Technology journalist Robert Cringley thinks IBM is doomed because it just sold its Intel server business to Lenovo. On the contrary, this may be the clearest indication that IBM may thrive. After all, given the trend toward cloud and build-your-own-datacenters, has there ever been a worse time to be selling enterprise servers?
“An Act Of Desperation For IBM”
Let’s be clear. Every incumbent hardware company is under the gun as low-margin cloud businesses boom. Amazon puts every hardware company under pressure and is even causing fits for those trying to make a business of selling private cloud technology.
Yet Robert Cringley, a longtime IBM critic, believes IBM “has sold the future to invest in the past,” referring to its mainframe business, which it retains. He goes on to suggest that, “little servers are the future of big computing” and that, “IBM needs to be a major supplier and a major player in this emerging market.”
Yes and no.
It seems clear that selling big hardware like mainframes is a dying business. Yes, enterprises will continue to buy it, but if the last few earnings calls from IBM, Oracle and their peers are any indication, big hardware is a difficult proposition in the age of cloud.
Not that the big incumbents are giving up on big hardware. As reported by ReadWrite in November 2013, Oracle CEO Larry Ellison believes the future datacenter will include purpose-built, big hardware and low-end commodity servers, with the latter constituting the core of enterprise workloads. But that core will not powered by Oracle. Or IBM. Or any mega-vendor.
The problem is that these legacy server companies are not buying into that “purpose-built,” insanely expensive hardware, either. Hence, while CA Technologies may like to pretend that the mainframe is an integral part of the “data center of the future,” as a recent Wall Street Journal advertisement proposes, IT buyers aren’t buying.
Why Not Sell “Little” Servers?
If big hardware is struggling, why shouldn’t IBM, Oracle and other enterprise incumbents trade in commodity servers? In large part, they can’t. Not while being profitable anyway.
The commodity server business has been further commoditized by the rise of white box server vendors and open-source datacenter initiatives like Facebook’s Open Compute project. As Accenture writes, “Facebook’s Open Compute Project is accelerating the adoption of infrastructure innovations by sharing those breakthroughs freely.” For incumbent server vendors, “freely” is the last thing they want to hear.
It may be on the verge of getting even worse. According to McKinsey & Company, in 2014 enterprises need to increase their emphasis on private cloud deployments:
Many large infrastructure functions are experiencing “cloud stall.” They have built an intriguing set of technology capabilities but are using it to host only a small fraction of their workloads. It may be that they cannot make the business case work due to migration costs, or that they have doubts about the new environment’s ability to support critical workloads, or that they cannot reconcile the cloud environment with existing sourcing arrangements. Over the next year, infrastructure organizations must shift from treating the private cloud as a technology innovation to treating it as an opportunity to evolve their operating model.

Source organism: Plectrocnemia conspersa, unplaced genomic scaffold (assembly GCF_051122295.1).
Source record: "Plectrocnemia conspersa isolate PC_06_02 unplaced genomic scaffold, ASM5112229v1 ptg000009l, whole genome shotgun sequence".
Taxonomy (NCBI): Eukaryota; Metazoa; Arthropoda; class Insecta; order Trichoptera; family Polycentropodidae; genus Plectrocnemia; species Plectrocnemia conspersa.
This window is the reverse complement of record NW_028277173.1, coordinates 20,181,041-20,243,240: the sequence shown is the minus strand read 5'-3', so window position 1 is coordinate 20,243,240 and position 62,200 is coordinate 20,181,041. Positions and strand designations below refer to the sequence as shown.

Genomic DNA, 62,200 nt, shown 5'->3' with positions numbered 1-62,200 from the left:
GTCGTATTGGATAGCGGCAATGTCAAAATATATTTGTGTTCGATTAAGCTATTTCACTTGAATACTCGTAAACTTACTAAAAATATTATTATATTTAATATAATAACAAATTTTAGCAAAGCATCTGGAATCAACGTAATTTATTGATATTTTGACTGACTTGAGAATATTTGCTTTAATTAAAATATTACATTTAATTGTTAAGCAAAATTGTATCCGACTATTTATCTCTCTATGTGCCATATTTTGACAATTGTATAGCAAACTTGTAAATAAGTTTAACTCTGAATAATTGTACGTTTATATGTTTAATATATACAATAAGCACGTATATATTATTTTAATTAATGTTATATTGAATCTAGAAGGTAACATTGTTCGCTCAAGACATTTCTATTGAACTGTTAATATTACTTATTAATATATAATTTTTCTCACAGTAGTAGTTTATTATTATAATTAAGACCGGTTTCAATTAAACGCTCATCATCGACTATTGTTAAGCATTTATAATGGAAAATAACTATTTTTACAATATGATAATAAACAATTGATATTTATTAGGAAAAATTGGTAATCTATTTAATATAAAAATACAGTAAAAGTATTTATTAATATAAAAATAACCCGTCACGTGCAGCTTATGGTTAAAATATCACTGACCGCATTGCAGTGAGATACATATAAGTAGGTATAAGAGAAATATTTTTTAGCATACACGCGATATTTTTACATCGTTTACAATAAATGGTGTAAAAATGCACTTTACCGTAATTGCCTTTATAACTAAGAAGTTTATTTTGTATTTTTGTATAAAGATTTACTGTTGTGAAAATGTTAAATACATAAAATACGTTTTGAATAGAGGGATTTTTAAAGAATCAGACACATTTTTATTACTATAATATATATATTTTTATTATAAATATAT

If this happens, and there are good reasons to believe enterprise developers will continue to skip the private cloud in favor of public cloud options like Amazon Web Services, it won’t serve enterprise hardware companies very well. With increasing interest in open datacenter designs, enterprises can utilize private clouds with low-end, white box vendor servers rather than higher-cost, name-brand servers from the likes of IBM.
Which, presumably, is one big reason IBM sold its commodity server business.
The Future Of Hardware Is Software
Venture capitalist Marc Andreessen argues that “software is eating the world.” Along the way, it’s also eating hardware. At least, the fancy name-brand hardware that used to mint billions for IBM and its peers.
This is what Cringley misses. He blithely suggests of IBM that, “they are selling a lower-margin business where customer are actually buying to invest in a higher-margin business where customers aren’t buying.” This is true. But it doesn’t lead to his conclusion: “IBM needs to learn how to operate in a commodity market. IBM needs to become the lowest cost, highest volume producer of commodity servers.”
This is like suggesting that IBM needs to slit its right wrist instead of its left wrist. In either market, IBM is going to lose. The difference is that it can milk the high-margin, fading business for years as it tries to transform itself into a commodity cloud computing business. With the acquisition of Softlayer, it is well on its way, though the journey will be brutally painful.
Which, I suppose, is how I’d describe any company trying to make a living peddling hardware. Or cloud, for that matter. The cloud is compressing margins on all hardware businesses, even as Amazon forces would-be cloud competitors into a game of low-margin commodity cloud pricing. For hardware companies, it seems to be a lose-lose proposition. But it may be the only option they have.